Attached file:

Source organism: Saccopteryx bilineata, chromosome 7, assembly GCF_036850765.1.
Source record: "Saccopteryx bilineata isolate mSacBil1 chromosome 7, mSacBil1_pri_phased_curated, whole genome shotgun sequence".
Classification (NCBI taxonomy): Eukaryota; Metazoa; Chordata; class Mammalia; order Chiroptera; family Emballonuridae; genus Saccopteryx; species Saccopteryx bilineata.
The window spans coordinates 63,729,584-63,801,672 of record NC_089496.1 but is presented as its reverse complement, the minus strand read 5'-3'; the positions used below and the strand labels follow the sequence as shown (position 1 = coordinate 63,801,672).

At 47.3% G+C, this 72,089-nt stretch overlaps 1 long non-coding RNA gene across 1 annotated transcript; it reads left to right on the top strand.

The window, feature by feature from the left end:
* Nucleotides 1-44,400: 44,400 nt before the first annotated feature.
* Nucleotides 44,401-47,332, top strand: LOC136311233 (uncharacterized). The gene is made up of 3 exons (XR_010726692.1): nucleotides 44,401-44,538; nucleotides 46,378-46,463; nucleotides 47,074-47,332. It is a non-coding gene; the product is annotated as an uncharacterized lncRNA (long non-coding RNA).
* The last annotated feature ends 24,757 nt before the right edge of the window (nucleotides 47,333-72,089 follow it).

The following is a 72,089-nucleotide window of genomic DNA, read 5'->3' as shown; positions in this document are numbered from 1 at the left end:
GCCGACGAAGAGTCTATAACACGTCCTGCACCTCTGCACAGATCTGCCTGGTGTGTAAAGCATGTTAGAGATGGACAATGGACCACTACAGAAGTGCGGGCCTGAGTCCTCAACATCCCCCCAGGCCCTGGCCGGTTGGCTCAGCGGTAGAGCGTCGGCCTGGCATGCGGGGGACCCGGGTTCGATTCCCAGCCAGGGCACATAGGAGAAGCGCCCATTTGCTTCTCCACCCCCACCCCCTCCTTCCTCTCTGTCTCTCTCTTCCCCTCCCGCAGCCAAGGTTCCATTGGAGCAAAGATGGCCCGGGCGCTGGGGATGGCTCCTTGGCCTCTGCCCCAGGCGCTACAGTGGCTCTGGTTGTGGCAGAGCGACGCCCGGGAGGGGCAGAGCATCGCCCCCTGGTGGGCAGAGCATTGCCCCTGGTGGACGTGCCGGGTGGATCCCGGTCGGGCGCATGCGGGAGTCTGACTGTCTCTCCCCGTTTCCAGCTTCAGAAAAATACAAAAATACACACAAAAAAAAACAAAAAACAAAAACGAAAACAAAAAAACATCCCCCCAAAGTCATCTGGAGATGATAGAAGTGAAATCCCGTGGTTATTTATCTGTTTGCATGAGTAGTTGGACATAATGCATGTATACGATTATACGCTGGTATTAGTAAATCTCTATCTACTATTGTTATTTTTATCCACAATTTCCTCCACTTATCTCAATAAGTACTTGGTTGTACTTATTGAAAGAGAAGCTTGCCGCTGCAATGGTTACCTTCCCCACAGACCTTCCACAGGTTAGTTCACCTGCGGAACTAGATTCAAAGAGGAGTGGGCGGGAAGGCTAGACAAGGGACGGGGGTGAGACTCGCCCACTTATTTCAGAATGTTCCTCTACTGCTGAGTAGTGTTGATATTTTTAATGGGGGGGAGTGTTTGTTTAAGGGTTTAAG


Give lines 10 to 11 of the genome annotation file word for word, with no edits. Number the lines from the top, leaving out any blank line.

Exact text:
The following is a 72,089-nucleotide window of genomic DNA, read 5'->3' as shown; positions in this document are numbered from 1 at the left end:
GCCGACGAAGAGTCTATAACACGTCCTGCACCTCTGCACAGATCTGCCTGGTGTGTAAAGCATGTTAGAGATGGACAATGGACCACTACAGAAGTGCGGGCCTGAGTCCTCAACATCCCCCCAGGCCCTGGCCGGTTGGCTCAGCGGTAGAGCGTCGGCCTGGCATGCGGGGGACCCGGGTTCGATTCCCAGCCAGGGCACATAGGAGAAGCGCCCATTTGCTTCTCCACCCCCACCCCCTCCTTCCTCTCTGTCTCTCTCTTCCCCTCCCGCAGCCAAGGTTCCATTGGAGCAAAGATGGCCCGGGCGCTGGGGATGGCTCCTTGGCCTCTGCCCCAGGCGCTACAGTGGCTCTGGTTGTGGCAGAGCGACGCCCGGGAGGGGCAGAGCATCGCCCCCTGGTGGGCAGAGCATTGCCCCTGGTGGACGTGCCGGGTGGATCCCGGTCGGGCGCATGCGGGAGTCTGACTGTCTCTCCCCGTTTCCAGCTTCAGAAAAATACAAAAATACACACAAAAAAAAACAAAAAACAAAAACGAAAACAAAAAAACATCCCCCCAAAGTCATCTGGAGATGATAGAAGTGAAATCCCGTGGTTATTTATCTGTTTGCATGAGTAGTTGGACATAATGCATGTATACGATTATACGCTGGTATTAGTAAATCTCTATCTACTATTGTTATTTTTATCCACAATTTCCTCCACTTATCTCAATAAGTACTTGGTTGTACTTATTGAAAGAGAAGCTTGCCGCTGCAATGGTTACCTTCCCCACAGACCTTCCACAGGTTAGTTCACCTGCGGAACTAGATTCAAAGAGGAGTGGGCGGGAAGGCTAGACAAGGGACGGGGGTGAGACTCGCCCACTTATTTCAGAATGTTCCTCTACTGCTGAGTAGTGTTGATATTTTTAATGGGGGGGAGTGTTTGTTTAAGGGTTTAAG